Neonatal Care (Leave and Pay) Bill reaches Royal Assent

Neonatal Care (Leave and Pay) Bill reaches Royal Assent

Rainbow Trust
Neonatal Care (Leave and Pay) Bill reaches Royal Assent image

Date published: 26 May 2023 by Digital Team

Rainbow Trust Children’s Charity is incredibly pleased that following successful lobbying from organisations such as ourselves and cross-party ministerial support the Neonatal Care (Leave & Pay) Bill reached Royal Assent on 24 May 2023.

We are elated that thousands of working parents will no longer be forced to make a choice between taking unpaid leave or being by their baby’s bedside during such an immensely challenging time and do not continue to be unfairly penalised for having a premature baby or a baby requiring significant neonatal care.

A parent receiving neonatal support from Rainbow Trust said:

“It felt like I was losing out on my right for full maternity leave, on vital bonding time with my baby which I would have had in the womb for a full 9 months.
Being in hospital for long periods can also become very expensive, travel, food, parking – it all adds up. My husband was worried about finances and we had no idea how it would turn out in the long term, the whole time I was also conscious that my maternity leave would run out and I hadn’t even had that time with my baby at home. I spent months in hospital.”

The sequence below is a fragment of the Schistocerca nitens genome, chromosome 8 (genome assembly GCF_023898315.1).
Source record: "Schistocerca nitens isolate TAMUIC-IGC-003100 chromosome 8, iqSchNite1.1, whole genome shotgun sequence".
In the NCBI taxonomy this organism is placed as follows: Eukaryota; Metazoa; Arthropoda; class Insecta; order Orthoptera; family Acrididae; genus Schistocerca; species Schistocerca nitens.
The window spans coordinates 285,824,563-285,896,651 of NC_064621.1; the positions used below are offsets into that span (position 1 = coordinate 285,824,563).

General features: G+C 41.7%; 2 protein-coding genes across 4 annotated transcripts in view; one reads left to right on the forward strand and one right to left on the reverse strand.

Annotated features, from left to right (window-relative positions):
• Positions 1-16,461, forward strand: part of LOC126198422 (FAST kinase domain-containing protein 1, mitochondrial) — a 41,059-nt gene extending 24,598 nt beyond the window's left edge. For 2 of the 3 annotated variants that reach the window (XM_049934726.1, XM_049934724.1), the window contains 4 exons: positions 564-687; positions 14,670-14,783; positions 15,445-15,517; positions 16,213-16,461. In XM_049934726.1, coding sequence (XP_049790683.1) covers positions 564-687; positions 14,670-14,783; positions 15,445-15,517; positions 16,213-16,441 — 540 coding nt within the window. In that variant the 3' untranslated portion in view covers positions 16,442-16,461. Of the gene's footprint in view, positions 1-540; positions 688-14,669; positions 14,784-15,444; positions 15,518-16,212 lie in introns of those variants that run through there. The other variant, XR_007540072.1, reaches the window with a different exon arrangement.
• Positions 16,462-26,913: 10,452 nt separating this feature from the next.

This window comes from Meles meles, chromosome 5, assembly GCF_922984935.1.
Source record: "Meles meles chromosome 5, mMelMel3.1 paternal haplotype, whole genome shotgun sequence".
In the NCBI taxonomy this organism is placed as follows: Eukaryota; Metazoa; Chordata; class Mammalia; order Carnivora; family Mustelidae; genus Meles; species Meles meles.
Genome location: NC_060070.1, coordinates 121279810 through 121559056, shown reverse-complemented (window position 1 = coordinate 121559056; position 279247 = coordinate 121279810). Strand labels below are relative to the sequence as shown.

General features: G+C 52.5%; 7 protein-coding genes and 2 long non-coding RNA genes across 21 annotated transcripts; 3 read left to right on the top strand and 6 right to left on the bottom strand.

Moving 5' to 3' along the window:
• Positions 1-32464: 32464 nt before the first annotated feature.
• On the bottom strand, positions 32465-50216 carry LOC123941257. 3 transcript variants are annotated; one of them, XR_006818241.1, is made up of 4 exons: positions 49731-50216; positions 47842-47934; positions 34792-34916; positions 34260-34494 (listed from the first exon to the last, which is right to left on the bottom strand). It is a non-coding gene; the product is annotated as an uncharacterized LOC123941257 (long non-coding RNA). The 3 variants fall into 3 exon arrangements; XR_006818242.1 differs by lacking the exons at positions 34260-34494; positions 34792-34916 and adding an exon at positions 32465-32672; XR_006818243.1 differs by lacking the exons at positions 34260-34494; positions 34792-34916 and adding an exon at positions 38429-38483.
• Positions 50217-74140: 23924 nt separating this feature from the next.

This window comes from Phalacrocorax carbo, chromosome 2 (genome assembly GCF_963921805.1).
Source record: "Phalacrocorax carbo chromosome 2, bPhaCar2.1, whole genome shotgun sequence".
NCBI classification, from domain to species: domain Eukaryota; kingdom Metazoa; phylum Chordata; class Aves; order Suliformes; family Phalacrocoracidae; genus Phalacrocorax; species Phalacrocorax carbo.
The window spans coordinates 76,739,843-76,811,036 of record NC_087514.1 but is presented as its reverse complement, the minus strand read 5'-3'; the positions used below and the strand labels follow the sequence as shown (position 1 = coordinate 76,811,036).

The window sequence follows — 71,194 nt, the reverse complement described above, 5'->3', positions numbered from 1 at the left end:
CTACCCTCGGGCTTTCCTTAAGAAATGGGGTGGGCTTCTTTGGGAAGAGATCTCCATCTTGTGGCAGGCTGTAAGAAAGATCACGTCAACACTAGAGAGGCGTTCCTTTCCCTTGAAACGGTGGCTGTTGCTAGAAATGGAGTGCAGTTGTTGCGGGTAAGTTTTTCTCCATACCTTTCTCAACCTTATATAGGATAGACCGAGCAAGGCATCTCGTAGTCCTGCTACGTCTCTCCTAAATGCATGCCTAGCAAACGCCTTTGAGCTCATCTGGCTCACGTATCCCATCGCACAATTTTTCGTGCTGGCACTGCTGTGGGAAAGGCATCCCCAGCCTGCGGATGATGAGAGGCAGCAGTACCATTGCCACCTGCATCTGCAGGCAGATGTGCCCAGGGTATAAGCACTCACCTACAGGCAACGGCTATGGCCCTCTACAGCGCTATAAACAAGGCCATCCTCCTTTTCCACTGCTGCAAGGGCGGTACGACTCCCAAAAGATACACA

Many of the families Rainbow Trust supports have told us first-hand about feelings of having their maternity and paternity leave unfairly cut short because of having a premature baby or a baby requiring significant medical care. They have also spoken about how this impacts the amount of quality time they have with their baby and the difficulties associated with navigating work commitments whilst attending hospital appointments or managing other caring duties.

Speaking on Radio 5 Live, CEO Zillah Bingley said:

“This is a breakthrough piece of legislation. Currently if a baby is born prematurely, maternity and paternity leave starts immediately which may well mean that a parent has to go back to work before their child reaches the nine month stage or whilst their premature baby is still in hospital. Therefore, the difference this Bill makes in terms of providing 12 weeks of support for these families is immense because it means that they don’t have to start their maternity or paternity leave immediately and are able to spend precious time with their families”.

The expected timeline for this piece of legislation is April 2025 so our efforts will now be directed towards urging the Treasury and the Department for Business and Trade to reconsider this timeline so that the thousands of working parents entitled to this support do not continue to miss out.

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